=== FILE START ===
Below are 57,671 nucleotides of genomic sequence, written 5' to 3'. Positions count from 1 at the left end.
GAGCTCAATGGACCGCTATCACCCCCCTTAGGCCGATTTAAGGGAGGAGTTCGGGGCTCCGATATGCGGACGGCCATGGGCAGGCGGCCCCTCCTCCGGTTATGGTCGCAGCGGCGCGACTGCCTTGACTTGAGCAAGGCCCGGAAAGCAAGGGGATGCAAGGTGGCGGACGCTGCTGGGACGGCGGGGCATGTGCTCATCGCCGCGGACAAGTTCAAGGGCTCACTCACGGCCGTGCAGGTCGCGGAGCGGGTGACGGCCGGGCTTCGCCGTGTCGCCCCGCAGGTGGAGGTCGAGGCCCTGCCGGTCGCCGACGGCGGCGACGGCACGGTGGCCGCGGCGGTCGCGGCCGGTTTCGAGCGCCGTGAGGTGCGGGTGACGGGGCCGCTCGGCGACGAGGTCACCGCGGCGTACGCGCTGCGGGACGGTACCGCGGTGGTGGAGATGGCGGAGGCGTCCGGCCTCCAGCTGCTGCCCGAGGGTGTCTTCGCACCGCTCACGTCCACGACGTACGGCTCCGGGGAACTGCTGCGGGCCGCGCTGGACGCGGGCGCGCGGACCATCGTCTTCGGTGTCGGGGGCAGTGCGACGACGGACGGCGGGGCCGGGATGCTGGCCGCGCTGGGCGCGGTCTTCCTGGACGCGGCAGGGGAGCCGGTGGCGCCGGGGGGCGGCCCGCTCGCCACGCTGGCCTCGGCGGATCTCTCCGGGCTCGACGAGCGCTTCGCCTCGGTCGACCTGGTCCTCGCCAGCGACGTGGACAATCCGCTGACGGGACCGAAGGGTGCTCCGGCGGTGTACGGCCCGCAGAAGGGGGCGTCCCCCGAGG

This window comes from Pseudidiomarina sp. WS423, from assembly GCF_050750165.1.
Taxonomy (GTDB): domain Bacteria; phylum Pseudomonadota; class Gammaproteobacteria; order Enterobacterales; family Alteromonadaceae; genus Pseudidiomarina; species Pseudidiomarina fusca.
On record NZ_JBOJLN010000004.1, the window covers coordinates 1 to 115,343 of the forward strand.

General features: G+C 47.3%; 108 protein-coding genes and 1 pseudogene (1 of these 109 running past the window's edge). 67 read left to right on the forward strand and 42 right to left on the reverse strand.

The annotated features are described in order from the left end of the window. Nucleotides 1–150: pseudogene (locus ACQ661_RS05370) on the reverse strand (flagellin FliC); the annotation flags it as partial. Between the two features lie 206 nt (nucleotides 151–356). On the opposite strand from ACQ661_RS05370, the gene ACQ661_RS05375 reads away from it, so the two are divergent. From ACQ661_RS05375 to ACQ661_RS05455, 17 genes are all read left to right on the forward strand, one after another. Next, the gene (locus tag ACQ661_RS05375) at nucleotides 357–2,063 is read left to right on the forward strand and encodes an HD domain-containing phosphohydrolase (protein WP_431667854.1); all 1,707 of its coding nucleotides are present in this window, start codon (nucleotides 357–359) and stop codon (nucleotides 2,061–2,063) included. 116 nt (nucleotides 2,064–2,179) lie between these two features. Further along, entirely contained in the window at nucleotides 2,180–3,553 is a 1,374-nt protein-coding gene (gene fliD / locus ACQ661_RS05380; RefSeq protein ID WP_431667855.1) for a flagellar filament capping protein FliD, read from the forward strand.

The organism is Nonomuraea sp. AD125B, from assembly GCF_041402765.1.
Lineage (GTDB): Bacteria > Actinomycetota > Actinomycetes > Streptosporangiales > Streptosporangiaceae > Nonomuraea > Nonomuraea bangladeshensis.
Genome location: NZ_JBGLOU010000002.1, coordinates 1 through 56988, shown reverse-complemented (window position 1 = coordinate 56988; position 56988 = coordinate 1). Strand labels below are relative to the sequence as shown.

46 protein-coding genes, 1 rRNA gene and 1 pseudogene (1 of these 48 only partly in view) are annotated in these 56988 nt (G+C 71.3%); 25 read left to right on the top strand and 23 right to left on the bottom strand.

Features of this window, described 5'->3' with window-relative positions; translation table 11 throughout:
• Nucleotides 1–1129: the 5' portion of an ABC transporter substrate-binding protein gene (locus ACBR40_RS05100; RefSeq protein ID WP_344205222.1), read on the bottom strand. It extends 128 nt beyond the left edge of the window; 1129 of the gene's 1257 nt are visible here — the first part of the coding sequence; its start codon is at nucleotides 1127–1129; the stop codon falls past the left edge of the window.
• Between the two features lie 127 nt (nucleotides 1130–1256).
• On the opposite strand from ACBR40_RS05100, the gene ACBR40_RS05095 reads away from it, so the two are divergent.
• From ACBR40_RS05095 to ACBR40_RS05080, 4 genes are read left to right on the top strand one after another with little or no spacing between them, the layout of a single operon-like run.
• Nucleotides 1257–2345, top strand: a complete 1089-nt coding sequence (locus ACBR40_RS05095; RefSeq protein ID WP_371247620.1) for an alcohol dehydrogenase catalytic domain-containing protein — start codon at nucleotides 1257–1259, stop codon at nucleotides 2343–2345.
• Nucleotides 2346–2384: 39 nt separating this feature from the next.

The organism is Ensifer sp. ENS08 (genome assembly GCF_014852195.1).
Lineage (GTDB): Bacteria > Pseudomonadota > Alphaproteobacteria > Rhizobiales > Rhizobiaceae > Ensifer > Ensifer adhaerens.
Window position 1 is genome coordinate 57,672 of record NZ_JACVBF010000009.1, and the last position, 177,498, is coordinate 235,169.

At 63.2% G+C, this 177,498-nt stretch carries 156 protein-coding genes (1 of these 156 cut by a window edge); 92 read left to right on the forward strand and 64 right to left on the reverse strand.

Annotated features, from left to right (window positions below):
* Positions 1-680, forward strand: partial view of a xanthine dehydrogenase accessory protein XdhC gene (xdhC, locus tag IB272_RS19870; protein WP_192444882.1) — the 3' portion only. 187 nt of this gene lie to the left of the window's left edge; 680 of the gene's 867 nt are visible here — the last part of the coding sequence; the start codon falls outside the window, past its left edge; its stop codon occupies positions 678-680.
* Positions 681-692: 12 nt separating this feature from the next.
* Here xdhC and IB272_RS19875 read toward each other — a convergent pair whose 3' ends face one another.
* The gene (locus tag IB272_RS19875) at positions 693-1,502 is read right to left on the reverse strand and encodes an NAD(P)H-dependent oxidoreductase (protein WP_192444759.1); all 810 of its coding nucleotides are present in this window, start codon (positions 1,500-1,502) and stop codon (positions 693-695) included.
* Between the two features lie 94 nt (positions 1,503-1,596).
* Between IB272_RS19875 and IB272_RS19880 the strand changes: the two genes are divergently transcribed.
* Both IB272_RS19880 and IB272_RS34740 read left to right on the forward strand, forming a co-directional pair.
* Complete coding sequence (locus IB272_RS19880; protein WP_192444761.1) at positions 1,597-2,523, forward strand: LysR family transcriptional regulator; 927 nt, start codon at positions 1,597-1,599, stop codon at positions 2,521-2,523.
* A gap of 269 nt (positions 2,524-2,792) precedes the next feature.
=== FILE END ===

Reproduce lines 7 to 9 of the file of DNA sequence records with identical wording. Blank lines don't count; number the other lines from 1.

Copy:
The annotated features are described in order from the left end of the window. Nucleotides 1–150: pseudogene (locus ACQ661_RS05370) on the reverse strand (flagellin FliC); the annotation flags it as partial. Between the two features lie 206 nt (nucleotides 151–356). On the opposite strand from ACQ661_RS05370, the gene ACQ661_RS05375 reads away from it, so the two are divergent. From ACQ661_RS05375 to ACQ661_RS05455, 17 genes are all read left to right on the forward strand, one after another. Next, the gene (locus tag ACQ661_RS05375) at nucleotides 357–2,063 is read left to right on the forward strand and encodes an HD domain-containing phosphohydrolase (protein WP_431667854.1); all 1,707 of its coding nucleotides are present in this window, start codon (nucleotides 357–359) and stop codon (nucleotides 2,061–2,063) included. 116 nt (nucleotides 2,064–2,179) lie between these two features. Further along, entirely contained in the window at nucleotides 2,180–3,553 is a 1,374-nt protein-coding gene (gene fliD / locus ACQ661_RS05380; RefSeq protein ID WP_431667855.1) for a flagellar filament capping protein FliD, read from the forward strand.

The organism is Nonomuraea sp. AD125B, from assembly GCF_041402765.1.
Lineage (GTDB): Bacteria > Actinomycetota > Actinomycetes > Streptosporangiales > Streptosporangiaceae > Nonomuraea > Nonomuraea bangladeshensis.